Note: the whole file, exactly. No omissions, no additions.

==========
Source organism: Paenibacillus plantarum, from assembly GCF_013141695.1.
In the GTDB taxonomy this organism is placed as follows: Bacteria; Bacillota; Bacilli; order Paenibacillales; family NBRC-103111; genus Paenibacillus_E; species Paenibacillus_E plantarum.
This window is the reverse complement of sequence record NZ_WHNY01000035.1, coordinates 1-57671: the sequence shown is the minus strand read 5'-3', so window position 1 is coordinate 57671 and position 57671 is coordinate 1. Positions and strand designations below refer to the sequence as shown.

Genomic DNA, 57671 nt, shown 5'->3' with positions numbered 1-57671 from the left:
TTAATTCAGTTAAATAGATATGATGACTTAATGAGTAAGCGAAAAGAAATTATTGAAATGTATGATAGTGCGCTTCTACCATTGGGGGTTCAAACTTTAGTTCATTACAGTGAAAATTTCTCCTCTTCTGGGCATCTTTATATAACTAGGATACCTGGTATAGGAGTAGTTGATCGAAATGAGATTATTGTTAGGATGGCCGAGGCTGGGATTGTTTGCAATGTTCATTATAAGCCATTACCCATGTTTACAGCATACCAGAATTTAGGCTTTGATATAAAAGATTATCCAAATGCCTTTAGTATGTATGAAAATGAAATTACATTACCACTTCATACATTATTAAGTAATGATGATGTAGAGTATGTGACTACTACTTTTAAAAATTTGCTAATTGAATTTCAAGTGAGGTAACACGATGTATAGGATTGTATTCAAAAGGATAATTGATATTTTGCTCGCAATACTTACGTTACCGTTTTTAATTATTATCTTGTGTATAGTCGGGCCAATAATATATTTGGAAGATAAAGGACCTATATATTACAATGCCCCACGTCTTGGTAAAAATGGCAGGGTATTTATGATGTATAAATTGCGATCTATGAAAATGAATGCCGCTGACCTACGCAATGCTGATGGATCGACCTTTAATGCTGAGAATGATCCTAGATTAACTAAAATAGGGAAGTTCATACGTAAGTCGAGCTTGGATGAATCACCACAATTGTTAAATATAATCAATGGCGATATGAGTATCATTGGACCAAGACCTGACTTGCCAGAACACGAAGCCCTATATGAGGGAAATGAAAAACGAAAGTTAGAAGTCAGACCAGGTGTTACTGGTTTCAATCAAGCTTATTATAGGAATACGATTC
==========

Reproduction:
Source organism: Paenibacillus plantarum, from assembly GCF_013141695.1.
In the GTDB taxonomy this organism is placed as follows: Bacteria; Bacillota; Bacilli; order Paenibacillales; family NBRC-103111; genus Paenibacillus_E; species Paenibacillus_E plantarum.
This window is the reverse complement of sequence record NZ_WHNY01000035.1, coordinates 1-57671: the sequence shown is the minus strand read 5'-3', so window position 1 is coordinate 57671 and position 57671 is coordinate 1. Positions and strand designations below refer to the sequence as shown.

Genomic DNA, 57671 nt, shown 5'->3' with positions numbered 1-57671 from the left:
TTAATTCAGTTAAATAGATATGATGACTTAATGAGTAAGCGAAAAGAAATTATTGAAATGTATGATAGTGCGCTTCTACCATTGGGGGTTCAAACTTTAGTTCATTACAGTGAAAATTTCTCCTCTTCTGGGCATCTTTATATAACTAGGATACCTGGTATAGGAGTAGTTGATCGAAATGAGATTATTGTTAGGATGGCCGAGGCTGGGATTGTTTGCAATGTTCATTATAAGCCATTACCCATGTTTACAGCATACCAGAATTTAGGCTTTGATATAAAAGATTATCCAAATGCCTTTAGTATGTATGAAAATGAAATTACATTACCACTTCATACATTATTAAGTAATGATGATGTAGAGTATGTGACTACTACTTTTAAAAATTTGCTAATTGAATTTCAAGTGAGGTAACACGATGTATAGGATTGTATTCAAAAGGATAATTGATATTTTGCTCGCAATACTTACGTTACCGTTTTTAATTATTATCTTGTGTATAGTCGGGCCAATAATATATTTGGAAGATAAAGGACCTATATATTACAATGCCCCACGTCTTGGTAAAAATGGCAGGGTATTTATGATGTATAAATTGCGATCTATGAAAATGAATGCCGCTGACCTACGCAATGCTGATGGATCGACCTTTAATGCTGAGAATGATCCTAGATTAACTAAAATAGGGAAGTTCATACGTAAGTCGAGCTTGGATGAATCACCACAATTGTTAAATATAATCAATGGCGATATGAGTATCATTGGACCAAGACCTGACTTGCCAGAACACGAAGCCCTATATGAGGGAAATGAAAAACGAAAGTTAGAAGTCAGACCAGGTGTTACTGGTTTCAATCAAGCTTATTATAGGAATACGATTC